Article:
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Creating a WinPE Network Partition Sandbox

Created: 21 Mar 2008 • Updated: 11 Jun 2008 | 4 comments
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Remember that sweet green turtle sandbox that you had when you were a kid still have? Well this article will help you create a WinPE sandbox. Though not as cool as the green turtle sandbox, this one will help you solve some problems you might be experiencing.

Getting Started

First go into your deployment console and you want to open PXE Configuration from the Tools menu. Take note of what the "Prompt" is set to before you go any farther. When a machine is set to PXE boot it will attach to your server and then when it sees it doesn't have a job will display this prompt. I would recommend changing this prompt to something like "Press [F8] for boot options" like I have here so you always know there are options to be seen. Pressing F8 at this prompt is how we are going to boot into our WinPE Sandbox. You might also want to up the Timeout, sometimes 3 seconds is a little fast...especially on Monday. Next you want to go to File and "Choose PXE server".

You want to take the PXE configuration utility out of shared configuration; you cannot create a WinPE network partition with the utility in shared configuration.

Create a New Boot Image

After you get your PXE server selected you want to click on the new button to create a new boot image. You want to select WinPE as the preboot OS and use the Boot Disk Creator as the Image Creation Method. I left x86 checked as I do not have the x64 part of WinPE installed. Be sure to give your new boot image a name, something descriptive should be used. Pay attention to what location is listed as the "Final Location on the PXE server." The location should default to you eXpress share in PXE\Images\MenuOptionXXX where the X's are 3 numbers. In the case of mine you can see its MenuOption161. You can go to this folder later to compare the size of this boot image to any other images you might be using.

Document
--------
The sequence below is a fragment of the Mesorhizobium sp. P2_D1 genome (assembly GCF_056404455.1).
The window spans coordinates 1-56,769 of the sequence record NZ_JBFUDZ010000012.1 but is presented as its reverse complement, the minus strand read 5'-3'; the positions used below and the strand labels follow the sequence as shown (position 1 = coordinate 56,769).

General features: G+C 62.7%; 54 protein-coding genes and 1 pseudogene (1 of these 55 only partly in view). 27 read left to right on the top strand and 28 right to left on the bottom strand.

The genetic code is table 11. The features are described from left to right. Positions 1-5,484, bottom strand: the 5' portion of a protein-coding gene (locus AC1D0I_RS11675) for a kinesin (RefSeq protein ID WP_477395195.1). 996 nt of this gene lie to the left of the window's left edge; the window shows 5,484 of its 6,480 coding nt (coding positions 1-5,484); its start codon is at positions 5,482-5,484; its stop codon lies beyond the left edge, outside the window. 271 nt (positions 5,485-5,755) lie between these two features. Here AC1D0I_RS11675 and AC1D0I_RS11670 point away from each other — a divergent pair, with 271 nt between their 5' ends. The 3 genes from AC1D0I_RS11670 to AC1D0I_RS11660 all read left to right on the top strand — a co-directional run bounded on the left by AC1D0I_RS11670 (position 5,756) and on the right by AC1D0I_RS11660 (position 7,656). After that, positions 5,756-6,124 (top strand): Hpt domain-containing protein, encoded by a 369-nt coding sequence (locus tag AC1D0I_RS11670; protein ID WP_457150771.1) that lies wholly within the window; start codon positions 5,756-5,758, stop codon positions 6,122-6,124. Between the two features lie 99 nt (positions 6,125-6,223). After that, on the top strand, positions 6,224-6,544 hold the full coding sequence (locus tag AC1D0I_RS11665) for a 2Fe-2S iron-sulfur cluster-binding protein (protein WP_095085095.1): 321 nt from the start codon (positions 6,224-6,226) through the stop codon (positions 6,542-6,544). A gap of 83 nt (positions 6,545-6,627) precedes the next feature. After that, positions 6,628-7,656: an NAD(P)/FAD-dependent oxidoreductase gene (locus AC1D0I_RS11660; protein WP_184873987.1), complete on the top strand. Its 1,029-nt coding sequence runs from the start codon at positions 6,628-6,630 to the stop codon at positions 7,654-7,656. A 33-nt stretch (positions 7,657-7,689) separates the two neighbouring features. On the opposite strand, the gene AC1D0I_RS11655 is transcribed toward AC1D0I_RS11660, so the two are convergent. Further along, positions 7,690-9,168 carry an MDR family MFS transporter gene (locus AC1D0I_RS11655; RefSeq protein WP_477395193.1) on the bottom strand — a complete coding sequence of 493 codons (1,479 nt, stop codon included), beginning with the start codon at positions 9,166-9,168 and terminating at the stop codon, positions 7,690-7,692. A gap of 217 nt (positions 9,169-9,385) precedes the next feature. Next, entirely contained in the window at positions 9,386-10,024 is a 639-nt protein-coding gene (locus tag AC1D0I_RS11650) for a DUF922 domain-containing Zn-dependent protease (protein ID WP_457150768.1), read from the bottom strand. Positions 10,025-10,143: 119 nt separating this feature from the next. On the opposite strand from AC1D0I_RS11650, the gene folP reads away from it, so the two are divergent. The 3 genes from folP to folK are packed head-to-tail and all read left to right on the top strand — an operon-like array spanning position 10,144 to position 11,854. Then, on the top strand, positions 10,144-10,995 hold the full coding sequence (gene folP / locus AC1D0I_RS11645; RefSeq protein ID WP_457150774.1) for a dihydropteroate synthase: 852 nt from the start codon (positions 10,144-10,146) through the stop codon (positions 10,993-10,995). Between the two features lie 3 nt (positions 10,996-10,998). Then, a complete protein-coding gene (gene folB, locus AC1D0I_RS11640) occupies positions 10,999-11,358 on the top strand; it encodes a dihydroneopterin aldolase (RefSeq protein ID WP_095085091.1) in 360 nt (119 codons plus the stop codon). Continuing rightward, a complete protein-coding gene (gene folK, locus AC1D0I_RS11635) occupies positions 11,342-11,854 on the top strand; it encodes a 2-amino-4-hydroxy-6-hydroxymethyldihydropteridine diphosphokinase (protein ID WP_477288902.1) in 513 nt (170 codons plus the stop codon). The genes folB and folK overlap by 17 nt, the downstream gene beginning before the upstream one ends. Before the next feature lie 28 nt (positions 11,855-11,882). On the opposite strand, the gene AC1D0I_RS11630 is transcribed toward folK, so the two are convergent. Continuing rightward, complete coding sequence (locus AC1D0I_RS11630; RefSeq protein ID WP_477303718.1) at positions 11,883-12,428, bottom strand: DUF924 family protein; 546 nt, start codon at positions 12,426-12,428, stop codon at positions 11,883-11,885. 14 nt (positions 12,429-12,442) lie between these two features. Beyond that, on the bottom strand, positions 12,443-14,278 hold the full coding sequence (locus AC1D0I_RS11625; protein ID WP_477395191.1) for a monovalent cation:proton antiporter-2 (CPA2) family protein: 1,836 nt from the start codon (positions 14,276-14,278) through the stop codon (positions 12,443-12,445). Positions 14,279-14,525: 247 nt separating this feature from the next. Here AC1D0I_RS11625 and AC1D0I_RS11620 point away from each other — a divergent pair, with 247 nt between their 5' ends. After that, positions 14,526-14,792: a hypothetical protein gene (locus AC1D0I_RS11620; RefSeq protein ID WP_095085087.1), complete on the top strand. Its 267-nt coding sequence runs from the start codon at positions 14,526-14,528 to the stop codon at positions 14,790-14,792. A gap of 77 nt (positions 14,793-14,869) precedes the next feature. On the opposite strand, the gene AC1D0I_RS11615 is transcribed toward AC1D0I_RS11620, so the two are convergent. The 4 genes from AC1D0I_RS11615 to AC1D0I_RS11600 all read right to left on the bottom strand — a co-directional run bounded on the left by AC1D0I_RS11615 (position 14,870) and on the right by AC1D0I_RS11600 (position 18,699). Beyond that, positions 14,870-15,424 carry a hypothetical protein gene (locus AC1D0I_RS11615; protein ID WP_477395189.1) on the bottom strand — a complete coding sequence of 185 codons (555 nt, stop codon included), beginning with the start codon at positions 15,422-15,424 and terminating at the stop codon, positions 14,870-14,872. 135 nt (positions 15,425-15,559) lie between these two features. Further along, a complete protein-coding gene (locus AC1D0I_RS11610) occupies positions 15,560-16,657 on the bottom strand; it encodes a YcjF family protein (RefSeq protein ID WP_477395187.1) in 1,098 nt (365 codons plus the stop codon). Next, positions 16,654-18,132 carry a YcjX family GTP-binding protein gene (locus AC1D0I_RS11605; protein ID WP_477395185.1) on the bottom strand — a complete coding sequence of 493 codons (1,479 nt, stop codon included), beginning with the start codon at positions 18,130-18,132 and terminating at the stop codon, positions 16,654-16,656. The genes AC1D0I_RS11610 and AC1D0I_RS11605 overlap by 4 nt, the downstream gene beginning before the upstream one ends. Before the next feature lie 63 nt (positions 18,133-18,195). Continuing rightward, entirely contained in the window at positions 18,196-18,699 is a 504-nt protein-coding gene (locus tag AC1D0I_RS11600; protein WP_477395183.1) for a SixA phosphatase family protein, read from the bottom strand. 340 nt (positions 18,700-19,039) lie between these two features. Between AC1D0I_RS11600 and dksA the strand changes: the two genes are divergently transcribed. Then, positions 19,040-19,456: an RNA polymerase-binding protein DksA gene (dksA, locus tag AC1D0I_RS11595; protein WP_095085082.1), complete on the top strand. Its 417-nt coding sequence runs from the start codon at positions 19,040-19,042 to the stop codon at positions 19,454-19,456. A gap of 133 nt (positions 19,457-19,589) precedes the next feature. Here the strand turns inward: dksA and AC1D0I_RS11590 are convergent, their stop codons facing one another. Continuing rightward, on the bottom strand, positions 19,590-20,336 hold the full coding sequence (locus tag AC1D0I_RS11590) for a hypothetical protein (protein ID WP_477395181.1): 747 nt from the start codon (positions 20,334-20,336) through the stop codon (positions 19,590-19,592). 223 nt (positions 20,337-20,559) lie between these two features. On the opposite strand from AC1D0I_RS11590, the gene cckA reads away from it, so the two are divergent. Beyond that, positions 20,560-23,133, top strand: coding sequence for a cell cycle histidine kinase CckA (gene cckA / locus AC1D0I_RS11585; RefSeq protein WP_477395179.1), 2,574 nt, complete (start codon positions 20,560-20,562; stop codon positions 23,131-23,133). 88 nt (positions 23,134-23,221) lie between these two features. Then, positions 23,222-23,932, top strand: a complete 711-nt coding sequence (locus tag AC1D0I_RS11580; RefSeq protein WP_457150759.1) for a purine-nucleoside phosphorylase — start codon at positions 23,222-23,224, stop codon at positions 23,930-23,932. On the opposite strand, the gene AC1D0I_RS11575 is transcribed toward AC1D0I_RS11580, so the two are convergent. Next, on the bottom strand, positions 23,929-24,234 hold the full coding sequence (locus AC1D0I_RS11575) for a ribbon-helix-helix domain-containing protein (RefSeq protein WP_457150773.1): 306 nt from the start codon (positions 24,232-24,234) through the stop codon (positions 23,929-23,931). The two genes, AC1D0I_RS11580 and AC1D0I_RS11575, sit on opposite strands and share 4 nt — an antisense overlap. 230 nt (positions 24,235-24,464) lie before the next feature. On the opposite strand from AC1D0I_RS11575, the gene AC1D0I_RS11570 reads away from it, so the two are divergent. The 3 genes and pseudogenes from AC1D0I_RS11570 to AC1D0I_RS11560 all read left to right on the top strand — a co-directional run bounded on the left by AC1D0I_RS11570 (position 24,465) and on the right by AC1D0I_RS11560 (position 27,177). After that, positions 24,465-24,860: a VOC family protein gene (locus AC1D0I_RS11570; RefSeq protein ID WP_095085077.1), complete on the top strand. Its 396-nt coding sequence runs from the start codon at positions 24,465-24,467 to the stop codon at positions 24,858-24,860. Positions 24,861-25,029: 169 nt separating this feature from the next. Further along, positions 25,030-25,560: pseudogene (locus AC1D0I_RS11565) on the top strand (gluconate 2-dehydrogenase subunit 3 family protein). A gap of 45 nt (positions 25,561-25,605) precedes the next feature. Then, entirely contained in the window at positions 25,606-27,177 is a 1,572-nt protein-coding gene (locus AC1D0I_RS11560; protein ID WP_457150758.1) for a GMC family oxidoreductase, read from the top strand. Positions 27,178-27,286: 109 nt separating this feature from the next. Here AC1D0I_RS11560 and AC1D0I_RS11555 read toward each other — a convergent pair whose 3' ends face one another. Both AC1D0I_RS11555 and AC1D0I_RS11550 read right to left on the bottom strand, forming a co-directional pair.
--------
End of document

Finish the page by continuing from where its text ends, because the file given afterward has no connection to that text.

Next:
Step #1 Description

After you enter the name and get everything else setup click on "Create Boot Image". The first dialog that comes up is going to ask you for a description of the image and its use. This is option but I recommend putting something in. As you can see in the screenshot I have included a description that instructs anyone looking at it not to leave the computer unattended after they boot a machine up to this image.

Step #2 Network Adapters

After your description is entered if you chose to enter one, click next. Step #2 has you choose which network adapters that you want to load into your image. The more drivers you choose the bigger your image will be. I happen to pick "Auto-Detect All Network Adapters" so that I can be sure the NIC driver is generally found for the computer I'm working with. In my WinPE image that I use every day for imaging or FIRMing in drivers I only have about 100 of the drivers loaded and will add drivers if I need to.

Step #3 Load Order

Step #3 just asks about the order in which you want to load the drivers that you selected in Step #2. You can load these in any order you want; I tend to put the most common ones near the top.

Step #4 TCP/IP from DHCP

Step #4 asks about the IP address, I set mine up to obtain automatically from a DHCP server. If you have a static address you wish to use for the client (target) computer, you may enter it here.

Step #5 Connection Details